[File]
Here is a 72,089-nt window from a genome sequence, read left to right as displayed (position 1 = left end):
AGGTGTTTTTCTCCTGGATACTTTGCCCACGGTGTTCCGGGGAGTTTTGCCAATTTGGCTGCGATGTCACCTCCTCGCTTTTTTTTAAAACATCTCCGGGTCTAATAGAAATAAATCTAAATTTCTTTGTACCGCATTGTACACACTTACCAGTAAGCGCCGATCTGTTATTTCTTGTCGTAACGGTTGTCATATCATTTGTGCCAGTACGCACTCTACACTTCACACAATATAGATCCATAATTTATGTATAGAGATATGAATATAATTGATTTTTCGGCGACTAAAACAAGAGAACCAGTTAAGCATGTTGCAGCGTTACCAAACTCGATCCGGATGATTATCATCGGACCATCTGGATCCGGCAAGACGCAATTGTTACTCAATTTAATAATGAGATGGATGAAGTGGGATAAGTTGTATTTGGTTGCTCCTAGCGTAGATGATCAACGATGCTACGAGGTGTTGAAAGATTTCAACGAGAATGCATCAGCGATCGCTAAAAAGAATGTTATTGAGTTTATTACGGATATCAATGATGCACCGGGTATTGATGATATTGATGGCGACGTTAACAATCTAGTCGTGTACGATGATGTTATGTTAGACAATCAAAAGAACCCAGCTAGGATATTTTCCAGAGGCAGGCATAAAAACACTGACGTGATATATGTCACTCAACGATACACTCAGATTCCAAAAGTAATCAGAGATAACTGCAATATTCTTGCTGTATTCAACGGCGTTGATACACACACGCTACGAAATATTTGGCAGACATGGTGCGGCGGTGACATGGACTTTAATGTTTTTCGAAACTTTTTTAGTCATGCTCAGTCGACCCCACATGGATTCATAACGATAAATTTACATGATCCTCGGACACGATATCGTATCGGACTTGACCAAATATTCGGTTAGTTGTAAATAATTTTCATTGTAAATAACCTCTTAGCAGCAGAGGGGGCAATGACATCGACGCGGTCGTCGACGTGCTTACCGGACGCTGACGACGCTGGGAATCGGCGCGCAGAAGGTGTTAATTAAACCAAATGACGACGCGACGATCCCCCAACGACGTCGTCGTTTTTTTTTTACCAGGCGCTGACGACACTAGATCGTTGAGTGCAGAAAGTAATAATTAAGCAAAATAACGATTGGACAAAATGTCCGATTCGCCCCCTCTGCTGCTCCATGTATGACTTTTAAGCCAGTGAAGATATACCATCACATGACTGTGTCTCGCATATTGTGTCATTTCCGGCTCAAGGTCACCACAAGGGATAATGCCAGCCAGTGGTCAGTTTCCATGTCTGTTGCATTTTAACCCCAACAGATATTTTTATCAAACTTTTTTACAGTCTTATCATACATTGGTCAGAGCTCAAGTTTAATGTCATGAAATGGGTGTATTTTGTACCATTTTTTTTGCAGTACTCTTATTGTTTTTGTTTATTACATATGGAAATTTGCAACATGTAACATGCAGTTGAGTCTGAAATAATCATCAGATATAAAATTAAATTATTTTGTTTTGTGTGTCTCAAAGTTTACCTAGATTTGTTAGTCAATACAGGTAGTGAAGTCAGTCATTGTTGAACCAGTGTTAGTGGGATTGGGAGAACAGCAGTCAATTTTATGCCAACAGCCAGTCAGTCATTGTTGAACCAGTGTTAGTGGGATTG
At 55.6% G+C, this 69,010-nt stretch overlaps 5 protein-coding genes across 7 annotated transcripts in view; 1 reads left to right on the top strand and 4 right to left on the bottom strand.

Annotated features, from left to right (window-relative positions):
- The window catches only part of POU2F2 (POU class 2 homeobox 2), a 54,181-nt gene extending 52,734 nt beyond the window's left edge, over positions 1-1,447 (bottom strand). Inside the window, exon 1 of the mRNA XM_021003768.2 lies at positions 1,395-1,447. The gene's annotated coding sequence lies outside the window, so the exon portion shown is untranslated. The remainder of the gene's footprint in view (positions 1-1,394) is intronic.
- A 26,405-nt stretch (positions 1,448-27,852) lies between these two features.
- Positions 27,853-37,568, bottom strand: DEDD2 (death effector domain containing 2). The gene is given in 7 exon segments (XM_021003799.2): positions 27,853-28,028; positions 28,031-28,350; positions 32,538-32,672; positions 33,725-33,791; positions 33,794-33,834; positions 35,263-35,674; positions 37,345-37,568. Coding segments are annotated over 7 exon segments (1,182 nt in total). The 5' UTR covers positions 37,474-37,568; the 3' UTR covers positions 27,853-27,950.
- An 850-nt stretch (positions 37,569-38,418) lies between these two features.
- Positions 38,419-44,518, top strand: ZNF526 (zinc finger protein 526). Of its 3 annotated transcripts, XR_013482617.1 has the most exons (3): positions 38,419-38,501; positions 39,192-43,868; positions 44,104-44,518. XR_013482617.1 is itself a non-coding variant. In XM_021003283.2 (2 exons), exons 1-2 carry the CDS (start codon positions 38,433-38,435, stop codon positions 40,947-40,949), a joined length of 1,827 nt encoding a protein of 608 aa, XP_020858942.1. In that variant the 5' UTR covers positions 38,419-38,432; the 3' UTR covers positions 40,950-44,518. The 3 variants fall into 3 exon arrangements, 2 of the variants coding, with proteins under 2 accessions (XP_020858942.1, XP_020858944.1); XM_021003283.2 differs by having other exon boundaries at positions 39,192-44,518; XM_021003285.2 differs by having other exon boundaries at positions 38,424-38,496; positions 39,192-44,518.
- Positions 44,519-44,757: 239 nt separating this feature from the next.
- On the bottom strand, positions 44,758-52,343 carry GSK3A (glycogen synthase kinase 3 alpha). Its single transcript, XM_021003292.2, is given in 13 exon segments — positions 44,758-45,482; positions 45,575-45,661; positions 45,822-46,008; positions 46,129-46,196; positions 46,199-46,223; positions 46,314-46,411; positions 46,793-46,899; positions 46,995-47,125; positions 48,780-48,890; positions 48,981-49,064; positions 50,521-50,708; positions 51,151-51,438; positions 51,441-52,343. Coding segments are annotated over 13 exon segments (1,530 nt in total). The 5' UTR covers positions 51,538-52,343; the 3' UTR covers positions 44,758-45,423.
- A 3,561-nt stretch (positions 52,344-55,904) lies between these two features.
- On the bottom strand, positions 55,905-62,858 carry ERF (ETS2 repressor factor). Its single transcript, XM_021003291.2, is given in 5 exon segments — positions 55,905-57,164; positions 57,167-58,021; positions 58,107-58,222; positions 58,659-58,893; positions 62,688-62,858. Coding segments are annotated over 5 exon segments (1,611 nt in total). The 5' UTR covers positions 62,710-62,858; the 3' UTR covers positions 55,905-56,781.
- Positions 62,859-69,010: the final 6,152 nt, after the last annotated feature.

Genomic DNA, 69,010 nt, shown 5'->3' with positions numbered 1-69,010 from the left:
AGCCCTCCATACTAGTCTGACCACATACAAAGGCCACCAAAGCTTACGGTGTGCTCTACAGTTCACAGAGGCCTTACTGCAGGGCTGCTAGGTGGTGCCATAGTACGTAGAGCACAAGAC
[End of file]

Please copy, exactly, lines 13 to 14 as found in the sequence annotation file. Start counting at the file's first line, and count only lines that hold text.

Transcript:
- On the bottom strand, positions 55,905-62,858 carry ERF (ETS2 repressor factor). Its single transcript, XM_021003291.2, is given in 5 exon segments — positions 55,905-57,164; positions 57,167-58,021; positions 58,107-58,222; positions 58,659-58,893; positions 62,688-62,858. Coding segments are annotated over 5 exon segments (1,611 nt in total). The 5' UTR covers positions 62,710-62,858; the 3' UTR covers positions 55,905-56,781.
- Positions 62,859-69,010: the final 6,152 nt, after the last annotated feature.